The sun barely peeked through the hedges at the edge of my garden boundary as I settled for my morning coffee. It was a hot day, and looking to get even hotter. My garden was a pride of mine, not for any egotistical reason, but because of the effort it had taken to get to the place where I had a pleasant place to spend my mornings.
A small patio extended from my conservatory, a collection of slightly dulled stone slabs upon which I’d set both my outdoor seating set and a small, covered swing seat, upon which my beloved cat, Lola, was lounging.
Lola was a sleek, soft animal, with a fur texture that felt more like a soft toy than an actual cat. She was a calm, lazy animal, her day mainly consisting of lounging in the sun and occasionally eating when she felt up to moving. Not that I particularly minded, of course, I liked spending time with her when she was in a mood to be around me, usually in the evenings, and was content to let her enjoy herself for the rest of her time.
As I glanced at her, she stretched, a long, slow motion that made it clear that she was waking up, and hopped down from the cushioned seat, wandering off towards the rose garden. I’d been very proud when I’d managed to keep my first rose bush alive, and since then, the garden had grown rapidly. It’d been a lot of work to get it to the state it was in, but it had all been worth it to see so many lovely things growing.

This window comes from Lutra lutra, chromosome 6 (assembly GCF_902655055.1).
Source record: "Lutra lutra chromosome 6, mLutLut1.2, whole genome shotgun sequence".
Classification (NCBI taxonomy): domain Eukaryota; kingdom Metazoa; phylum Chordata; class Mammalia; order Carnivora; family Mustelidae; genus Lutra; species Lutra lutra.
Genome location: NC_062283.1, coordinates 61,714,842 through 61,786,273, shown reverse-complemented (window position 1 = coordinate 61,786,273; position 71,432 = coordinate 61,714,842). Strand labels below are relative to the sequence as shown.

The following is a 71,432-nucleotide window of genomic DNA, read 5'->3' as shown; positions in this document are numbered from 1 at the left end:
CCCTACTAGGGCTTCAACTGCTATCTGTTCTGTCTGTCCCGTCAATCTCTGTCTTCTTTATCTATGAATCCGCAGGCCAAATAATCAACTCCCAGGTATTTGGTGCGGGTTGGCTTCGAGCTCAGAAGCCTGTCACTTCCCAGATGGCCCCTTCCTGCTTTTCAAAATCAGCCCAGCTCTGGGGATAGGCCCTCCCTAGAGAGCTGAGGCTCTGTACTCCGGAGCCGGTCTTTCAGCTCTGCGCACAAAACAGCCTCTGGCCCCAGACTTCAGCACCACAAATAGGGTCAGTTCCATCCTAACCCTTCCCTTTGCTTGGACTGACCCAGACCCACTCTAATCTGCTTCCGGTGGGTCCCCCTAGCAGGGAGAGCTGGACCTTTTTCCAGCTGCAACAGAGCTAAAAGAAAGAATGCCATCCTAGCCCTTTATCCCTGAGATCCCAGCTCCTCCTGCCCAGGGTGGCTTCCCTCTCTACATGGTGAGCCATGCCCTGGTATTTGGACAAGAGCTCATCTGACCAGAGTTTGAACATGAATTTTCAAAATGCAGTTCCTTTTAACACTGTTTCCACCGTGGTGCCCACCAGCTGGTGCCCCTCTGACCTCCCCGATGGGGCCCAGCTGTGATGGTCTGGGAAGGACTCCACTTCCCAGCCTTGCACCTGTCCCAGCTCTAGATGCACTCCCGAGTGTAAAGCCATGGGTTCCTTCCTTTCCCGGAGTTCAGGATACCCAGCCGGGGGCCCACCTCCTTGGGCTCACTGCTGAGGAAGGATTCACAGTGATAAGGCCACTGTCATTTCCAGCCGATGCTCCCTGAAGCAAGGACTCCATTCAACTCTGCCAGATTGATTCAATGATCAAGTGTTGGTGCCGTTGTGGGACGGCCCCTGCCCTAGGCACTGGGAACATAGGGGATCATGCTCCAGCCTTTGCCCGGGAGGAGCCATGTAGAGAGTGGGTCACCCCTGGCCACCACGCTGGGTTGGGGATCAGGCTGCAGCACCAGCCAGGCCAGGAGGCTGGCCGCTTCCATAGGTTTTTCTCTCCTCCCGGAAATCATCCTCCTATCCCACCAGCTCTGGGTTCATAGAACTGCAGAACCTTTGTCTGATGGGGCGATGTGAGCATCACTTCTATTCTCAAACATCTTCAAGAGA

Next to the rose garden was my shed. It was fairly large, holding all of the gardening tools that were too big for the small greenhouse that I kept next to the house, as well as my old bikes and a load of tools that I’d brought for hobbies that hadn’t stuck. Below the shed was the hedgehog run, a project that my nice elderly neighbour had convinced me to take up, and one that wasn’t too much of a bother now it was sorted. The idea had been to leave a space along the back gardens where hedgehogs and other small animals could pass along, instead of having to travel across the back road which was much less safe for the poor little critters.